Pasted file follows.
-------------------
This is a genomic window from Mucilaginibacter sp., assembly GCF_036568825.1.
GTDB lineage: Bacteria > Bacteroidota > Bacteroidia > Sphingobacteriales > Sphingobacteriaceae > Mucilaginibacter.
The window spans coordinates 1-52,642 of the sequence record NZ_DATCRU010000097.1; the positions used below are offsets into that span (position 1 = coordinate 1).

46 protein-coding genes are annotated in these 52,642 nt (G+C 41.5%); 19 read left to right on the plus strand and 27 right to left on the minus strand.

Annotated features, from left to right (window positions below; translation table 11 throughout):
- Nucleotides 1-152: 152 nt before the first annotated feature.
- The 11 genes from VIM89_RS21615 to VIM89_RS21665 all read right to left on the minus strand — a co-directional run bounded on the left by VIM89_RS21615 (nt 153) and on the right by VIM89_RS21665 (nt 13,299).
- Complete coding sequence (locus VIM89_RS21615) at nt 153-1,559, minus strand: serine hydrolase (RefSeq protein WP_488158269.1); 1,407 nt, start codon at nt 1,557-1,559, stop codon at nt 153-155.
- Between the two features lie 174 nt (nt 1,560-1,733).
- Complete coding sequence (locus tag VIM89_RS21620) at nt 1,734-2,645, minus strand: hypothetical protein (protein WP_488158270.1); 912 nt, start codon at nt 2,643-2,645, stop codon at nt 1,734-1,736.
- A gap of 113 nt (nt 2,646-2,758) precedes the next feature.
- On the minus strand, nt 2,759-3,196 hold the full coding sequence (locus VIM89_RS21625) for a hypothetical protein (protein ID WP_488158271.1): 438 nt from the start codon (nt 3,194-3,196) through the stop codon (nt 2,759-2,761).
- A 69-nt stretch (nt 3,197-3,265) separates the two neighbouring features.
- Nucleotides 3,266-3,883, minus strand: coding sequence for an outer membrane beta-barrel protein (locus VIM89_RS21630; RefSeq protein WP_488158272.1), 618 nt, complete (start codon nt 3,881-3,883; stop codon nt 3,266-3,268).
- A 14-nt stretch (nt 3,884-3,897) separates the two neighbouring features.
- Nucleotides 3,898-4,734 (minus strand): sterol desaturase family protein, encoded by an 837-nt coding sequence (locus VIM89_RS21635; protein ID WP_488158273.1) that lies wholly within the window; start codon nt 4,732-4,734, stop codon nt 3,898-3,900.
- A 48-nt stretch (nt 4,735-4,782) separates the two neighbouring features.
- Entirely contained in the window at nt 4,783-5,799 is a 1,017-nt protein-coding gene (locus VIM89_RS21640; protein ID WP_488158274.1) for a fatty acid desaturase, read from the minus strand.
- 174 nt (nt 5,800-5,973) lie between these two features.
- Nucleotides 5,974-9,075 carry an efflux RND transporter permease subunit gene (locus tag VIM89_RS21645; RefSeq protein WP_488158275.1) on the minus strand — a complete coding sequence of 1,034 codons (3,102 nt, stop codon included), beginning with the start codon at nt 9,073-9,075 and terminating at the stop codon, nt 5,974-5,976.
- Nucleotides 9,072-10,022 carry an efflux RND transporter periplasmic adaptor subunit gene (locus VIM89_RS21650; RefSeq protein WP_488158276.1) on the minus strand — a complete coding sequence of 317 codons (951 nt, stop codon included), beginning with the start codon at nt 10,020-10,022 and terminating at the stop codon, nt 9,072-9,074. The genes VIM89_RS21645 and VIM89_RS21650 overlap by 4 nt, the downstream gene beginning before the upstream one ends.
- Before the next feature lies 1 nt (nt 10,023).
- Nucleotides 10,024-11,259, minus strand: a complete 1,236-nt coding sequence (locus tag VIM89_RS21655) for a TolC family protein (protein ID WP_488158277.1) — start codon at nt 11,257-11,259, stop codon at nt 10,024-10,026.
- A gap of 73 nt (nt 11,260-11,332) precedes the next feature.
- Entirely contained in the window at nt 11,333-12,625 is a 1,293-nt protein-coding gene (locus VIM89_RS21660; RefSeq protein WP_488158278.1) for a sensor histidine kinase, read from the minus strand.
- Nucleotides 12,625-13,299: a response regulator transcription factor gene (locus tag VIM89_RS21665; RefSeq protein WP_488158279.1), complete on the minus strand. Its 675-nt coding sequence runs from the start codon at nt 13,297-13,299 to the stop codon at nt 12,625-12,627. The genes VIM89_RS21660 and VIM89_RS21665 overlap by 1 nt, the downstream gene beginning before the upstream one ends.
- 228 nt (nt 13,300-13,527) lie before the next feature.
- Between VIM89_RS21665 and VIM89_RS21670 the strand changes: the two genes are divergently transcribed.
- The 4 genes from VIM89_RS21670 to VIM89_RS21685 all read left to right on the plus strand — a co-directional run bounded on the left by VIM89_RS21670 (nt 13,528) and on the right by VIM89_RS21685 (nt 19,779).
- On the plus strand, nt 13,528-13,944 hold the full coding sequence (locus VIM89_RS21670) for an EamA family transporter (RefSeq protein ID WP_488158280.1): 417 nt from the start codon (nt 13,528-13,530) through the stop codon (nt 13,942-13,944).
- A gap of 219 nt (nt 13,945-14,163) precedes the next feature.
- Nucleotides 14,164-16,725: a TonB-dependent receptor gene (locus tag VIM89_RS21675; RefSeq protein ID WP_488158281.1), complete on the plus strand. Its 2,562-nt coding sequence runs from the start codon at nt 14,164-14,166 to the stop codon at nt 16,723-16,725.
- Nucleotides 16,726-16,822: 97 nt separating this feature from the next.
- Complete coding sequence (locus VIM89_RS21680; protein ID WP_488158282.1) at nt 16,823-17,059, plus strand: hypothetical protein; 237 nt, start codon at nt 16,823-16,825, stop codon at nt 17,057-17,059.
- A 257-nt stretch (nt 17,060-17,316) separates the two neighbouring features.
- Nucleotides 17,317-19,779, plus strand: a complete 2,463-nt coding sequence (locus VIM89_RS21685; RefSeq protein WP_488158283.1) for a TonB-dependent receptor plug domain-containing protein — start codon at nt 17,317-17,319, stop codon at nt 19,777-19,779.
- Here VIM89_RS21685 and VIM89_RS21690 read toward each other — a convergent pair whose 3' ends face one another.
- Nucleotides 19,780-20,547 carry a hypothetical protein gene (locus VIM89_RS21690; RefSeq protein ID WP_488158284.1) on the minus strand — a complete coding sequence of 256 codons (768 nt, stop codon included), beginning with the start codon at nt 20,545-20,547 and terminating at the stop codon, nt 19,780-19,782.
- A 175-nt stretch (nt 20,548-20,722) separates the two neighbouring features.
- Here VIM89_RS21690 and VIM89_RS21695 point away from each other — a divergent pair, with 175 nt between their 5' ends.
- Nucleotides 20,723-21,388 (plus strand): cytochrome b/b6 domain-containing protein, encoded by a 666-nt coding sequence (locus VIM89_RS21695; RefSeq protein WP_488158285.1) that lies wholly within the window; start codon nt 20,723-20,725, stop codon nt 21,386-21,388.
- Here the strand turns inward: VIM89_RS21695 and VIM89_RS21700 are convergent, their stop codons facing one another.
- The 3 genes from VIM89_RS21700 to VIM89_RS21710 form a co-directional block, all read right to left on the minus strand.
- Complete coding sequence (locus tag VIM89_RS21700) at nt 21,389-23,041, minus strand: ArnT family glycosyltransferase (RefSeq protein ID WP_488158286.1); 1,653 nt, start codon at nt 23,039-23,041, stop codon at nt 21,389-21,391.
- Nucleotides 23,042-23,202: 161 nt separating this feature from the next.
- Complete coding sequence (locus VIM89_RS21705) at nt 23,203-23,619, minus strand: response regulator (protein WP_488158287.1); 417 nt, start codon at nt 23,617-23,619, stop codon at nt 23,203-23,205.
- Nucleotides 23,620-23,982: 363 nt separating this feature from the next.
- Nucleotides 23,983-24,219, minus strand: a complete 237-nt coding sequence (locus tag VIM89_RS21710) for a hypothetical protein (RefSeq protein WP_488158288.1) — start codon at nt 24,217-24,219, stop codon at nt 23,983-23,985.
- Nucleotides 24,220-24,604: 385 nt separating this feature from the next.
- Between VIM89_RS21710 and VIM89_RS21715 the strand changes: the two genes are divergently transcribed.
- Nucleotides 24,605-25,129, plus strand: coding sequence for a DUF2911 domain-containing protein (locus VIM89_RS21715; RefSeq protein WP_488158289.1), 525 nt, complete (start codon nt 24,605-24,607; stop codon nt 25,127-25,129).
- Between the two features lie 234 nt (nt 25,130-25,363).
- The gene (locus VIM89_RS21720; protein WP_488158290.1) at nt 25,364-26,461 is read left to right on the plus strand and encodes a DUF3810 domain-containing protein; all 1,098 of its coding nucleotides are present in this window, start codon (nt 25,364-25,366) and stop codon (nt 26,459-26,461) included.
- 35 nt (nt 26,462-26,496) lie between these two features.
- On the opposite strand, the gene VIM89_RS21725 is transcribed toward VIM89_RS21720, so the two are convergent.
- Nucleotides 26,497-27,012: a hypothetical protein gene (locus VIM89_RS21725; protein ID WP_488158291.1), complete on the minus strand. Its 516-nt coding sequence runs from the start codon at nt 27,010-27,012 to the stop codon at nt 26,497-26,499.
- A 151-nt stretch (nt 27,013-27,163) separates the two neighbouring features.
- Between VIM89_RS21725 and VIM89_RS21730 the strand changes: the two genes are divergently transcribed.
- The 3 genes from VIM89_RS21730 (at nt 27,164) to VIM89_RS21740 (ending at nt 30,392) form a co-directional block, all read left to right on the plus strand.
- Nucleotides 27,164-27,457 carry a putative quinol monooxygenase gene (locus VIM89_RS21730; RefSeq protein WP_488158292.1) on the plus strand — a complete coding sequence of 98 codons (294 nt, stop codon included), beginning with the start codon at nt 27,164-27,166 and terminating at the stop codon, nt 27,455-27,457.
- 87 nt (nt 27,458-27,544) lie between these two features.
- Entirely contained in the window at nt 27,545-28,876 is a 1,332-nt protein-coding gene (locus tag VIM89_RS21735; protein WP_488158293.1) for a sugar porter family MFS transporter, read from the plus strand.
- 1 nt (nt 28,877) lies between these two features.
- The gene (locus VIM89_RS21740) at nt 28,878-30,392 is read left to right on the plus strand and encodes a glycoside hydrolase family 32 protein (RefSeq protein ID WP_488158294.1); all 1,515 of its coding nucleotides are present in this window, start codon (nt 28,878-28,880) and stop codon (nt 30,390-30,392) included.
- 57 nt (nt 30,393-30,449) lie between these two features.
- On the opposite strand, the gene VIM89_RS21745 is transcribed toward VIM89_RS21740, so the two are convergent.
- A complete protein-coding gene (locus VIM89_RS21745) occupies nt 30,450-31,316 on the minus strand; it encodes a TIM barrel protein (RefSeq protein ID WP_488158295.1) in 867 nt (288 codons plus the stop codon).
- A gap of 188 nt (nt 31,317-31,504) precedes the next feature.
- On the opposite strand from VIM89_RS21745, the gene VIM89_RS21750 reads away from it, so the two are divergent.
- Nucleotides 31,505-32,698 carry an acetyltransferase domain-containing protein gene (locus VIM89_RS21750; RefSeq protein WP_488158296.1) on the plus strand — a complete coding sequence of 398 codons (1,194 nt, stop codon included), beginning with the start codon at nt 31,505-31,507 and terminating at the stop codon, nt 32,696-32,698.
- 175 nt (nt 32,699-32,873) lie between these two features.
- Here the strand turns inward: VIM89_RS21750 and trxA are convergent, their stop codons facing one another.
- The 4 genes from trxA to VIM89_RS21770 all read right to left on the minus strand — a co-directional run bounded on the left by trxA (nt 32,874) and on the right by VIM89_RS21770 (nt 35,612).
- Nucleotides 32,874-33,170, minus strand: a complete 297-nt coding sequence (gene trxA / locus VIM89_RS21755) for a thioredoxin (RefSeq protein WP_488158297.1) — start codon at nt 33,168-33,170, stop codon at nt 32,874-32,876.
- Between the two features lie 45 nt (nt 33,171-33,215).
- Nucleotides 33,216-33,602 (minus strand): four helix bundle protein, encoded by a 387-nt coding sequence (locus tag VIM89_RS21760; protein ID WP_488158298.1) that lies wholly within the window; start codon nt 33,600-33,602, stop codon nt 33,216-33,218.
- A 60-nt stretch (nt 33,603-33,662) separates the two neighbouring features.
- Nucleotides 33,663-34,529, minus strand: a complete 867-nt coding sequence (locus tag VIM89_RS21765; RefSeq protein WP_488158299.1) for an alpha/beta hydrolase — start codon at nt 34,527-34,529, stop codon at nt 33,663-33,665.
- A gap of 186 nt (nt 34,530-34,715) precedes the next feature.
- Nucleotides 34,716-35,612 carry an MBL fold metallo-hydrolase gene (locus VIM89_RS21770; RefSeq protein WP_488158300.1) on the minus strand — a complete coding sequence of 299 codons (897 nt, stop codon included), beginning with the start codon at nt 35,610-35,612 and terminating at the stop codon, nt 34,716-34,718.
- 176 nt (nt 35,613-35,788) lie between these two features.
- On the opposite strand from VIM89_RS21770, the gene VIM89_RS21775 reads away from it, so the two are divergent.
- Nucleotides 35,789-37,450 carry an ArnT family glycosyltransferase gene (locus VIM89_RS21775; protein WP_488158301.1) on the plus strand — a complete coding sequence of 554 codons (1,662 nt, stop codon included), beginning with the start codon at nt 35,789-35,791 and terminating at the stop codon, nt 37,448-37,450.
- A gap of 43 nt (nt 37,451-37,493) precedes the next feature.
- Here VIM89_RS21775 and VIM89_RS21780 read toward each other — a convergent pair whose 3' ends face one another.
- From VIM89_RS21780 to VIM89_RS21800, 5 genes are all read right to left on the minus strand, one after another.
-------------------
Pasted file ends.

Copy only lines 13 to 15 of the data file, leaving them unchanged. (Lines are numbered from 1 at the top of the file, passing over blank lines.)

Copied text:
- A 69-nt stretch (nt 3,197-3,265) separates the two neighbouring features.
- Nucleotides 3,266-3,883, minus strand: coding sequence for an outer membrane beta-barrel protein (locus VIM89_RS21630; RefSeq protein WP_488158272.1), 618 nt, complete (start codon nt 3,881-3,883; stop codon nt 3,266-3,268).
- A 14-nt stretch (nt 3,884-3,897) separates the two neighbouring features.